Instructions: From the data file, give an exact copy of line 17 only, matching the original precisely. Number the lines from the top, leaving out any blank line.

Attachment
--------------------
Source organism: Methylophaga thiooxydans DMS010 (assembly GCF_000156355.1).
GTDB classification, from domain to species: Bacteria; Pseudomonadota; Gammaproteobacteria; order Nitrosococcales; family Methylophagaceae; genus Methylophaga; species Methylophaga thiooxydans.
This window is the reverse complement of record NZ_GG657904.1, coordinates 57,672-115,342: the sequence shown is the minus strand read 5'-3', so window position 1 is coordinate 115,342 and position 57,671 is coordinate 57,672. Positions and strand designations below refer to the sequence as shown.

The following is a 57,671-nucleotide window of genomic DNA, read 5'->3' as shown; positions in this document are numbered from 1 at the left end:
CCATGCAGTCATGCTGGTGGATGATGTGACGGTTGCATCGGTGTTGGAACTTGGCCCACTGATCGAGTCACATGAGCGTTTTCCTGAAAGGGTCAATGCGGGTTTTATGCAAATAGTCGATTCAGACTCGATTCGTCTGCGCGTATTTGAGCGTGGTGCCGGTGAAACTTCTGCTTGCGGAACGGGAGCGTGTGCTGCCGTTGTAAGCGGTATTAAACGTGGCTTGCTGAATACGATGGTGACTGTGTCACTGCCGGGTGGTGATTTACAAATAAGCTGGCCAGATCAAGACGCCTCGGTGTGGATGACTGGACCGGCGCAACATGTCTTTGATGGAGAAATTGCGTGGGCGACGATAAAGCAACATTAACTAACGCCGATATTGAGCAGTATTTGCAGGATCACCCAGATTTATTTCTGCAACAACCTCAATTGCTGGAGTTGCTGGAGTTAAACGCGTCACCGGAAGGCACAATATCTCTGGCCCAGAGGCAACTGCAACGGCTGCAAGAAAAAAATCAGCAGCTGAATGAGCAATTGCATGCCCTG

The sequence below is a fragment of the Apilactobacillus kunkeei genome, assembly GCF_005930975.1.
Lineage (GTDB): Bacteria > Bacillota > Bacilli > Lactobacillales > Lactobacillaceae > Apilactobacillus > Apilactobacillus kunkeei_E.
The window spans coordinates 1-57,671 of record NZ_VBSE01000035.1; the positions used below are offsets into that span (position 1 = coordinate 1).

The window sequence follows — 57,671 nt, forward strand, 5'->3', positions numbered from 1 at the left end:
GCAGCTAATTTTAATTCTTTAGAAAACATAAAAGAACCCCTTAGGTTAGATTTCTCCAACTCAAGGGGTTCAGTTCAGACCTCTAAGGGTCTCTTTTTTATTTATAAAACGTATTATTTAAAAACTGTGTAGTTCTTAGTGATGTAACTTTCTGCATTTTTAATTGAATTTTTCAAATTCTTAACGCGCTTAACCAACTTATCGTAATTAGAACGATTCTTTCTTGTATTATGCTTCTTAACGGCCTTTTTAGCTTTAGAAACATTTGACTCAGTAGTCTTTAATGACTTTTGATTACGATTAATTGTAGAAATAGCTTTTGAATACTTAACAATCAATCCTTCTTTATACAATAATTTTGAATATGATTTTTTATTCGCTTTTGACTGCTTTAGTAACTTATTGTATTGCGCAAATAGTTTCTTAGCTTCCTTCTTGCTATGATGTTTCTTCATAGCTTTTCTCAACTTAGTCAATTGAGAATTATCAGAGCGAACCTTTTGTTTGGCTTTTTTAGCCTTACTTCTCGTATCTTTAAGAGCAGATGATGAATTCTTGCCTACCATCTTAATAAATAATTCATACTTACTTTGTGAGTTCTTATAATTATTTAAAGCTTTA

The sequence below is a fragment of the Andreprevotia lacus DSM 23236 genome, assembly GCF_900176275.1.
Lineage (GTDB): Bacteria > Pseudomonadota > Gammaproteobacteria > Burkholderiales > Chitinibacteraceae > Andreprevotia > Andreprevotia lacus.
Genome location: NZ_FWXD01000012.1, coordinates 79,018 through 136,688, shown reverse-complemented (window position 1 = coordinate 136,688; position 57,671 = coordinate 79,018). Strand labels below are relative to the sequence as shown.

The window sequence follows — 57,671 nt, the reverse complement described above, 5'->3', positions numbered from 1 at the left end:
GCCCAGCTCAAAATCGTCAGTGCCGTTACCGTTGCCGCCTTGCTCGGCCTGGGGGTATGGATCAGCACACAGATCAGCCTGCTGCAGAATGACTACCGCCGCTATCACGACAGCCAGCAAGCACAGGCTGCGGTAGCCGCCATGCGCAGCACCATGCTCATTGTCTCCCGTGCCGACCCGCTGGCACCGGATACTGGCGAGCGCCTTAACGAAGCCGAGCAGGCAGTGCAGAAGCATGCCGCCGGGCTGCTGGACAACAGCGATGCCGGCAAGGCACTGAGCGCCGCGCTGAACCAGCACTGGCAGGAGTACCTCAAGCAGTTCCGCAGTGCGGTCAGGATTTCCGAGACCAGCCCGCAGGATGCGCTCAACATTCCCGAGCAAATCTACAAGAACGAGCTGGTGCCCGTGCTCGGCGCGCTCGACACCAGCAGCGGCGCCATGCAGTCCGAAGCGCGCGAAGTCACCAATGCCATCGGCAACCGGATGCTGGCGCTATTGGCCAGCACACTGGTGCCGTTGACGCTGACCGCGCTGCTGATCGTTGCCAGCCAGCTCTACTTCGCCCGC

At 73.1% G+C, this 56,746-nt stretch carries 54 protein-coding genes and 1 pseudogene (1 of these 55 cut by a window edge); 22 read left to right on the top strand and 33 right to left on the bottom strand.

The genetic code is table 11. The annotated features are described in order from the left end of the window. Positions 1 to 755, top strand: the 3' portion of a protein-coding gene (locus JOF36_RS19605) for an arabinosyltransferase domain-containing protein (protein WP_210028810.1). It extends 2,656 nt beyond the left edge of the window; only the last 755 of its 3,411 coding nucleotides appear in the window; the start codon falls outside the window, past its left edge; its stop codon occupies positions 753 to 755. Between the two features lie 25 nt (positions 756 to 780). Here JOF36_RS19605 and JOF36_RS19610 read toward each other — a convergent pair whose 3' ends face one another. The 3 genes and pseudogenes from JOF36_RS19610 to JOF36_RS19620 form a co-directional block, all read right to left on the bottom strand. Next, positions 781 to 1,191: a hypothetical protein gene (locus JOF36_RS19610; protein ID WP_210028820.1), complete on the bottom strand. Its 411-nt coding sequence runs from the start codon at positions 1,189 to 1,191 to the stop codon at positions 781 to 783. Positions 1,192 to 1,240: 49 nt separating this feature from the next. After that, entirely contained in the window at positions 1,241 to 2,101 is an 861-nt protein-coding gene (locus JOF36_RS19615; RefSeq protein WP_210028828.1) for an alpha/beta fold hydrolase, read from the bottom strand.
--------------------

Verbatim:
The genetic code is table 11. The annotated features are described in order from the left end of the window. Positions 1 to 755, top strand: the 3' portion of a protein-coding gene (locus JOF36_RS19605) for an arabinosyltransferase domain-containing protein (protein WP_210028810.1). It extends 2,656 nt beyond the left edge of the window; only the last 755 of its 3,411 coding nucleotides appear in the window; the start codon falls outside the window, past its left edge; its stop codon occupies positions 753 to 755. Between the two features lie 25 nt (positions 756 to 780). Here JOF36_RS19605 and JOF36_RS19610 read toward each other — a convergent pair whose 3' ends face one another. The 3 genes and pseudogenes from JOF36_RS19610 to JOF36_RS19620 form a co-directional block, all read right to left on the bottom strand. Next, positions 781 to 1,191: a hypothetical protein gene (locus JOF36_RS19610; protein ID WP_210028820.1), complete on the bottom strand. Its 411-nt coding sequence runs from the start codon at positions 1,189 to 1,191 to the stop codon at positions 781 to 783. Positions 1,192 to 1,240: 49 nt separating this feature from the next. After that, entirely contained in the window at positions 1,241 to 2,101 is an 861-nt protein-coding gene (locus JOF36_RS19615; RefSeq protein WP_210028828.1) for an alpha/beta fold hydrolase, read from the bottom strand.